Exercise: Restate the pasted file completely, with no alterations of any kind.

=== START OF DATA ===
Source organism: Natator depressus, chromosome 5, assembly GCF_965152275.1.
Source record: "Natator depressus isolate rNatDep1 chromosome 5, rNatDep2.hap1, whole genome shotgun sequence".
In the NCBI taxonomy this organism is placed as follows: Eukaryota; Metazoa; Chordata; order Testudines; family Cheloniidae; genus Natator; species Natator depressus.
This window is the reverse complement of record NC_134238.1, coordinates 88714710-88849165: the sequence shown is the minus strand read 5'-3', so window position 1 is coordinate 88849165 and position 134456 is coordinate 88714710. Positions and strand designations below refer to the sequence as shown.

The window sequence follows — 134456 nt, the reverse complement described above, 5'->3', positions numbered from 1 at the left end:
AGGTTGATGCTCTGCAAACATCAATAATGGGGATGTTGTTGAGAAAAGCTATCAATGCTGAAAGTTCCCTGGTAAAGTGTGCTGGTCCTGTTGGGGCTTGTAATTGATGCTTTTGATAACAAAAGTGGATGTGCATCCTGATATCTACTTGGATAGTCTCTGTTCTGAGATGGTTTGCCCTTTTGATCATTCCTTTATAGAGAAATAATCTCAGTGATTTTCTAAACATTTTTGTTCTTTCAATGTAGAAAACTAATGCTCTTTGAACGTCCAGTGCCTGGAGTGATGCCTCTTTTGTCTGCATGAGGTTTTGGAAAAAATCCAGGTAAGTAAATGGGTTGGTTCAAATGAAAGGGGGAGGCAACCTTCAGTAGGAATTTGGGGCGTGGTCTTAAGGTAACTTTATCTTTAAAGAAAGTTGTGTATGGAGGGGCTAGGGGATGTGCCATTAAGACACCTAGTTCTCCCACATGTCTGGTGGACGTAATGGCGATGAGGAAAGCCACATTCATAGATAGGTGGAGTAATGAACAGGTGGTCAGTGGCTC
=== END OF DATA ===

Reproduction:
Source organism: Natator depressus, chromosome 5, assembly GCF_965152275.1.
Source record: "Natator depressus isolate rNatDep1 chromosome 5, rNatDep2.hap1, whole genome shotgun sequence".
In the NCBI taxonomy this organism is placed as follows: Eukaryota; Metazoa; Chordata; order Testudines; family Cheloniidae; genus Natator; species Natator depressus.
This window is the reverse complement of record NC_134238.1, coordinates 88714710-88849165: the sequence shown is the minus strand read 5'-3', so window position 1 is coordinate 88849165 and position 134456 is coordinate 88714710. Positions and strand designations below refer to the sequence as shown.

The window sequence follows — 134456 nt, the reverse complement described above, 5'->3', positions numbered from 1 at the left end:
AGGTTGATGCTCTGCAAACATCAATAATGGGGATGTTGTTGAGAAAAGCTATCAATGCTGAAAGTTCCCTGGTAAAGTGTGCTGGTCCTGTTGGGGCTTGTAATTGATGCTTTTGATAACAAAAGTGGATGTGCATCCTGATATCTACTTGGATAGTCTCTGTTCTGAGATGGTTTGCCCTTTTGATCATTCCTTTATAGAGAAATAATCTCAGTGATTTTCTAAACATTTTTGTTCTTTCAATGTAGAAAACTAATGCTCTTTGAACGTCCAGTGCCTGGAGTGATGCCTCTTTTGTCTGCATGAGGTTTTGGAAAAAATCCAGGTAAGTAAATGGGTTGGTTCAAATGAAAGGGGGAGGCAACCTTCAGTAGGAATTTGGGGCGTGGTCTTAAGGTAACTTTATCTTTAAAGAAAGTTGTGTATGGAGGGGCTAGGGGATGTGCCATTAAGACACCTAGTTCTCCCACATGTCTGGTGGACGTAATGGCGATGAGGAAAGCCACATTCATAGATAGGTGGAGTAATGAACAGGTGGTCAGTGGCTC